Bob and Kristi Rice - Update

Juba, South Sudan

Nile Theological Seminary

Embracing Hope: The Gift of Presence

Dear friends,

I looked over at the faces of the choir members, rigid with intensity and dripping with sweat as they sang and danced down the road. The drums beat loud, but the people sang even louder, lifting their hands in the air. I was humbled by their enthusiasm and energy. This was something of a “welcome parade” to greet the moderator and the team that accompanied him on a visit to Bentiu. We were walking (or dancing and marching, with the choir) through the large camp for Internally Displaced Persons (IDPs), ending with a celebration at the church. Being met by such an enthusiastic crowd was humbling, and then we were welcomed in traditional Nuer fashion by having our feet washed. I was overwhelmed by the welcome and realized how significant it was for this remote congregation to be visited by their leaders and feel connected to the church in other places.

That Saturday was the ordination service. The church was packed to standing-room-only, with several visiting choirs and representatives from other churches. One pastor was ordained, along with seven elders and thirteen deacons/deaconesses. Several of the elders and deacons had traveled long distances to come and be ordained because according to the church policy, an ordination can only be done by at least two members of the central Ordination Committee. So, this was a rare opportunity, which had not happened in more than five years.

Bentiu was not an easy place to get to. We had traveled by cargo flight, sitting on boxes instead of seats, because that was the only way to reach this remote location. While sitting in the service, I reflected that this visit had been more than six months in the planning. The physical visit of our team showed value to the people of Bentiu, but more than that, it helped me and others to connect and understand in a way that was not possible only through hearing stories.

On Sunday morning in church, the youth choir impressed people with their full-throated and exuberant singing. I asked Nyakuma to explain the song to me. “They are singing about suffering,” she said. “We are dying of hunger, disease, and war. Come close to God, and he will comfort us. He is our only hope in this suffering.” I was surprised – somehow, I did not expect them to sing about suffering. But that is the reality in the region around Bentiu, where conflict and instability have driven most of the population into one huge IDP camp.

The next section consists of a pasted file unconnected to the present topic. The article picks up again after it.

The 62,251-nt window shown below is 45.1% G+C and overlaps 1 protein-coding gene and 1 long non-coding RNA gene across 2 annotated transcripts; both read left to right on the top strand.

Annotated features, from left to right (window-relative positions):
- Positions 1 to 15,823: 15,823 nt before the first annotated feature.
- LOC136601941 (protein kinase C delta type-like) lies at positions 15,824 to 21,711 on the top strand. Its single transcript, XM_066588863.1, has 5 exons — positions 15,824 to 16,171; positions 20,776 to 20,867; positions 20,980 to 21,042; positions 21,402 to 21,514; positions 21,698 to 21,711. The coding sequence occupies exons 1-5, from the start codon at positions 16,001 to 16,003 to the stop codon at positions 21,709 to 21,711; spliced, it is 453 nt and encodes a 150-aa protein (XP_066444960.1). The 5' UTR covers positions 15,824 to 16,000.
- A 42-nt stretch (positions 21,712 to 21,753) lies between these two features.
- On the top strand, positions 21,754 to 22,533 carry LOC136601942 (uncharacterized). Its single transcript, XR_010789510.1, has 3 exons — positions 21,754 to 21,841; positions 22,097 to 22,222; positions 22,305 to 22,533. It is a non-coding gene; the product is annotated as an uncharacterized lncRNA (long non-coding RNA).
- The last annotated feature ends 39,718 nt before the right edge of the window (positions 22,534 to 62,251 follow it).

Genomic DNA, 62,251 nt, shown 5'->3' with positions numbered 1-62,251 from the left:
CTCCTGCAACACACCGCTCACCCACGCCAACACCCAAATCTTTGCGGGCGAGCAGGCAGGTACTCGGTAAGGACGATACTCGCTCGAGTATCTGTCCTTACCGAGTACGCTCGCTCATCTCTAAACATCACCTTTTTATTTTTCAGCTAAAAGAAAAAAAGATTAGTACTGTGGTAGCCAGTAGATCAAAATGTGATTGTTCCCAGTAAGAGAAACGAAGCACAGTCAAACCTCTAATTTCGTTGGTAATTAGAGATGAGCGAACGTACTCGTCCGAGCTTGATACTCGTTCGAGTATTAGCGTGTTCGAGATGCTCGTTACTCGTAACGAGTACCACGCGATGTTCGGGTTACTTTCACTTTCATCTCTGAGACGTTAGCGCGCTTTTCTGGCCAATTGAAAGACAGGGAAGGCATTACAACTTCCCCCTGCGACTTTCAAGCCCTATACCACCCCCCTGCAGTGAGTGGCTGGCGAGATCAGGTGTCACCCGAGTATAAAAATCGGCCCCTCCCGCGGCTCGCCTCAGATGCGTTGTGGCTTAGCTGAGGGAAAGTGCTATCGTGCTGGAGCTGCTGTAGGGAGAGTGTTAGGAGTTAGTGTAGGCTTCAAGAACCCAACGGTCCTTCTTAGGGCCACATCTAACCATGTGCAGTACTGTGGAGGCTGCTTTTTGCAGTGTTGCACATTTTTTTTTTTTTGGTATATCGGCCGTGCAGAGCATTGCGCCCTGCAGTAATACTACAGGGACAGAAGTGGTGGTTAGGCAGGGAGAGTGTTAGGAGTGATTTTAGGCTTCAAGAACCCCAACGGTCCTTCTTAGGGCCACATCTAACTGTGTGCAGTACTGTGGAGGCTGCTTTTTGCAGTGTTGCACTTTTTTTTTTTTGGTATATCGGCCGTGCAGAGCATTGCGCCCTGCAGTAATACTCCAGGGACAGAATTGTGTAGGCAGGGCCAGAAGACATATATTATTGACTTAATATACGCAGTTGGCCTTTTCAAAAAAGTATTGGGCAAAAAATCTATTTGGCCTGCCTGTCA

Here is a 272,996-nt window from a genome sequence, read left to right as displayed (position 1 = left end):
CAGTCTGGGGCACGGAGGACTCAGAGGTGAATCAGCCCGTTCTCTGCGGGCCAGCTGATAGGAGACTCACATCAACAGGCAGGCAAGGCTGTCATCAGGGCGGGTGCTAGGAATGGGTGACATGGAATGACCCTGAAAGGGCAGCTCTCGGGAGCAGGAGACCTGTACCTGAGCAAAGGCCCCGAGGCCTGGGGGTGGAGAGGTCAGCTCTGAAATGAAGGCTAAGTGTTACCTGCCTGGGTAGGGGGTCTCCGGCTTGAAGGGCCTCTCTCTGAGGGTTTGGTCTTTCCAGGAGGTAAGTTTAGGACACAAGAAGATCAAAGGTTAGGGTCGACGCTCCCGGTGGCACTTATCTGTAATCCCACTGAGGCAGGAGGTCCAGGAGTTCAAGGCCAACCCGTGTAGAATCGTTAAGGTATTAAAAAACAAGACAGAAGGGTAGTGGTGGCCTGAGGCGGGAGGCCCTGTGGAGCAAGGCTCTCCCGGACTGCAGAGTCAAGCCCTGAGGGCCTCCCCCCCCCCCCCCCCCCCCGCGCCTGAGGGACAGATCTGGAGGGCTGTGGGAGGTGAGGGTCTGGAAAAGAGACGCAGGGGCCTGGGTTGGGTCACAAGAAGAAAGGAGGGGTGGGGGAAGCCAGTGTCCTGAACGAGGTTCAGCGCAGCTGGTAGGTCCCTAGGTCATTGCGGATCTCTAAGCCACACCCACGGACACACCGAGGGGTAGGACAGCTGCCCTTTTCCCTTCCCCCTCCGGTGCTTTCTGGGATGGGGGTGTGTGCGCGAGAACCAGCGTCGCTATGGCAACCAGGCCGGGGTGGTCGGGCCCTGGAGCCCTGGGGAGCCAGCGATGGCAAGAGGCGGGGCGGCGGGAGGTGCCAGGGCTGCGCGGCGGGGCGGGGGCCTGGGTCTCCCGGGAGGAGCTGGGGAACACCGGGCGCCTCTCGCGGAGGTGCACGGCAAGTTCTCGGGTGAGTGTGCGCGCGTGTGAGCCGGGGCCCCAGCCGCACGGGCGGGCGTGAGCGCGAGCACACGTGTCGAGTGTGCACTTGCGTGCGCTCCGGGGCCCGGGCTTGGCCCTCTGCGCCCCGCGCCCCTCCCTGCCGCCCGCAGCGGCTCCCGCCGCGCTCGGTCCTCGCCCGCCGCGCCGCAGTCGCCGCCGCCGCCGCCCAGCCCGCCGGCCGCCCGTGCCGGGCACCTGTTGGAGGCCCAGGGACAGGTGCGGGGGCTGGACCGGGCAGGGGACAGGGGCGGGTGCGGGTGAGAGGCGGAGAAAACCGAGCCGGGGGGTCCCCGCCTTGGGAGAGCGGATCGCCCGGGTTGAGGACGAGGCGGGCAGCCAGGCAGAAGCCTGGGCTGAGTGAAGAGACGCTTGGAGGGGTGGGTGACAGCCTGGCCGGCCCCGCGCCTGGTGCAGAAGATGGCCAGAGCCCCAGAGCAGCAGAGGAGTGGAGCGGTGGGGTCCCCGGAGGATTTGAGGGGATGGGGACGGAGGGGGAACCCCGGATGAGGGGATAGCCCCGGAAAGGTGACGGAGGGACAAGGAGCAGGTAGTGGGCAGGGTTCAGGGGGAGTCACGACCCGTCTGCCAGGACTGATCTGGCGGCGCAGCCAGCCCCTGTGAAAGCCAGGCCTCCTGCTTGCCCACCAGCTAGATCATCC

As we drove to our lodgings that night, Nyakuma pointed to the places where dead bodies had lined the road when she was fleeing to the camp in 2014. Her family had been living in the swamps and bush for 3 months at that point because their village had been attacked. They ate water lilies until starvation forced them to find a way to the camp. She recalled the struggle to get her siblings past the roadblocks so they could enter the camp. On this visit five years later, she was glad to see Bentiu again when it was peaceful, even though the displacement of so many people continues. The environment of Bentiu felt harsh and barren to me. When it rained, the clay soil became gooey mud that you sink into or that sticks to your shoes in big chunks. At those times, everyone either goes barefooted or wears gun boots. In the sun, the ground became hard – not ideal for farming. The land was dotted with scrub brushes, but not big trees or lush green like I expected. I learned later that large trees near the camp had been cut down to prevent soldiers from sitting under them and attacking refugees coming to the camp. Yet, in this remote, harsh environment, communities are slowly rebuilding, and people are surviving, healing, and holding onto hope. I join them in praying that peace will continue to come, and that doors will open for them to leave the camp and rebuild their lives.

Please keep the people of South Sudan in your prayers for lasting peace and stable lives.

Bob and Kristi Rice
Nile Theological Seminary

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